3. Embrace automation and apply the philosophy of Dev-Sec-Ops as relevant to you.
Security companies will adopt new automation technologies in 2018
Jack Miller, Chief Information Security Officer - SlashNext - Pleasanton, CA USA

Over the last few years we have seen significant increases in the amount of file-less attacks like social engineering attacks. Current security technologies are often too cumbersome and complex, which requires added staff to identify and block incoming attacks. Consequently, in 2018, more security experts will adopt automated systems that use cognitive computing techniques to immediately identify incoming attacks and produce a fast binary verdict of either “safe” or “malicious.” The training and awareness programs that have been implemented to address these threats have proved ineffective and will be augmented with technical controls that leverage cognitive computing to protect employees when they access the Internet. 

Brief Biography
Jack Miller brings more than 25 years overall experience and 18 years’ experience as a CISO from a variety of industries to SlashNext. Prior to SlashNext, Jack held an executive in residence role at Norwest Venture Partners where he contributed to the SlashNext evaluation and funding decision. Jack served as CISO at American Automobile Association (AAA - Auto Club Enterprises), Orange County and Riverside County and as a Corporate Information Security Officer at Pacific Life Insurance. Jack has authored a cybersecurity patent, security bylines for numerous technology publications and speaks regularly at industry conferences and events.
Important Issues:
  • Plugging the current talent shortfalls.
  • Providing adequate funding for security budgets.
  • Adopting new and innovative technologies.
Direction for CSOs and Decision Makers:
  1. Don’t assume employees can think like hackers, instead support them with orchestration tools that automate the interaction between various security systems, eliminating the need for manual intervention.
  2. Don’t assume hackers don’t want anything your company has, or the need to worry about security because their company is small or flies under the radar. Assume they want what you have, even if it's just access to your big partners or customers.
  3. Look at security as an evolving investment. Don't assume that the technologies which stopped malware ten years ago will stop the latest types of attacks now.
Continued increase in fileless and memory-based attacks
Satya Gupta, Co-founder and Chief Technology Officer - Virsec - San Jose, CA USA

In the second half of 2017 we saw more than a tenfold increase in major fileless and memory-based attacks, driven by their effectiveness and ongoing damage from the Shadow Brokers leaks. We expect this trend to continue well into 2018, until security vendors find more effective means to block these attacks.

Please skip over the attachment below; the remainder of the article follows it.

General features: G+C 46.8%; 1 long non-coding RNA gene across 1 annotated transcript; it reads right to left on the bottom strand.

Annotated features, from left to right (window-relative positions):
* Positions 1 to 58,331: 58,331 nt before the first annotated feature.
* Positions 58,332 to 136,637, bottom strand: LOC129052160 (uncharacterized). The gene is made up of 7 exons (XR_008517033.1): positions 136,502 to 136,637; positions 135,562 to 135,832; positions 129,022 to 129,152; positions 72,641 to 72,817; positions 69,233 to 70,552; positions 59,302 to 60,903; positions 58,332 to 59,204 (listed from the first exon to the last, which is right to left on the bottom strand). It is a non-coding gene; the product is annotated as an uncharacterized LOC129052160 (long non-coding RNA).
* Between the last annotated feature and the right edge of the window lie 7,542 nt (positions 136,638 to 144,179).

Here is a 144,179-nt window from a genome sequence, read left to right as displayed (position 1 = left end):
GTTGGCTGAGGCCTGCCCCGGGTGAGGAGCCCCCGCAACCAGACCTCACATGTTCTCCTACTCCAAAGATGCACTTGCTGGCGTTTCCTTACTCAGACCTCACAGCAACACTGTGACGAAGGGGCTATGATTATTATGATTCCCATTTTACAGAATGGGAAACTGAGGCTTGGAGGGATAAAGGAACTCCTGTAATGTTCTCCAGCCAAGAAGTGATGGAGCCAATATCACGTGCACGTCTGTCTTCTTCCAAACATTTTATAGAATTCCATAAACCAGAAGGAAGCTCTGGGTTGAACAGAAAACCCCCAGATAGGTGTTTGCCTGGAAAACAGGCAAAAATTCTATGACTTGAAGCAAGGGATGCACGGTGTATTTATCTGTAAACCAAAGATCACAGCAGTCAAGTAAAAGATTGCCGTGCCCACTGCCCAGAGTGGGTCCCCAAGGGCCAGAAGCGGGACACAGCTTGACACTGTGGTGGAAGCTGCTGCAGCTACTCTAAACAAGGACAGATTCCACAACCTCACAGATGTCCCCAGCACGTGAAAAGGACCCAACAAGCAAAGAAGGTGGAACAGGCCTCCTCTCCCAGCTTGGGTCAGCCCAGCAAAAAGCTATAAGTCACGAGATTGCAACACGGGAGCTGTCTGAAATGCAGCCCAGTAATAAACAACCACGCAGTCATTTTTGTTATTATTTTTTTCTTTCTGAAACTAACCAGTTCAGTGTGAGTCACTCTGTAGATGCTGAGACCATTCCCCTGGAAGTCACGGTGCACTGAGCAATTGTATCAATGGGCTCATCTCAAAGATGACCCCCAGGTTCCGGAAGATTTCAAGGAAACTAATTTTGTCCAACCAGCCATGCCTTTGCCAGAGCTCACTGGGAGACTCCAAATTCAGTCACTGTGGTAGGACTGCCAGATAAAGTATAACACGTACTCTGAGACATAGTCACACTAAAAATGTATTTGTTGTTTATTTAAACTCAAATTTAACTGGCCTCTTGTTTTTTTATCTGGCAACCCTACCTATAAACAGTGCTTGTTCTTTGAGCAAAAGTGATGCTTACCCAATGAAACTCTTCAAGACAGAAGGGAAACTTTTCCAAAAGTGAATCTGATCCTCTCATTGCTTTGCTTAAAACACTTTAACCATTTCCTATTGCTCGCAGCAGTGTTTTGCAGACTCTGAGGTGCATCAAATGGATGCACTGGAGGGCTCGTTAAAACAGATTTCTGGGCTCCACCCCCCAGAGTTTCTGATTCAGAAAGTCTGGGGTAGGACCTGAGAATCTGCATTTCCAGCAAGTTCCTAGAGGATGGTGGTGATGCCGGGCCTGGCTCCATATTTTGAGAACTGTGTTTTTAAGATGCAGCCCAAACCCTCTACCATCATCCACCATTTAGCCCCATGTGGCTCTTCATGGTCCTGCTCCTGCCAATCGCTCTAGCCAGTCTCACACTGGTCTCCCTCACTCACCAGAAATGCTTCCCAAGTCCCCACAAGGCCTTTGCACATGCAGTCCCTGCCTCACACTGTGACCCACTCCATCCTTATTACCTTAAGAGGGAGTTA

Brief Biography
Satya Gupta is Virsec’s visionary and has over 25 years of expertise in embedded systems, network security and systems architecture. Prior to Virsec, he was Director of Firmware Engineering at Narad Networks and Managing Director and Chief Engineer at Eastern Telecom and Tech Ltd. Satya holds six patents in complex firmware architecture with products deployed to hundreds of thousands of users. He holds a BS degree in Engineering from the Indian Institute of Technology in Kanpur and additional degrees from the University of Massachusetts at Lowell.
Important Issues:
  • Application security.
  • Memory-based and fileless attacks.
  • Ongoing fallout from Spectre and Meltdown.
Direction for CSOs and Decision Makers:
  1. Change your mindset from chasing threats to stopping real attacks.
  2. Perimeter security is increasingly irrelevant, especially as infrastructure moves to the cloud.
  3. Applications are the new security battleground – secure them first, not last.
Businesses get stronger through cyber resilience, if they prepare
Chris Moyer, Vice President & General Manager, Security - DXC Technology - Tysonse, VA USA

Companies know that security threats are an inevitable part of running a business in today’s connected world. In 2018, enterprises will become more resilient by planning, practicing, measuring and continuously refining their response to cyber-attacks, threats and vulnerabilities. Despite the many destabilizers facing enterprises today, businesses will gain strength through frequent cyber resilience drills that stress the end to end process. 

Brief Biography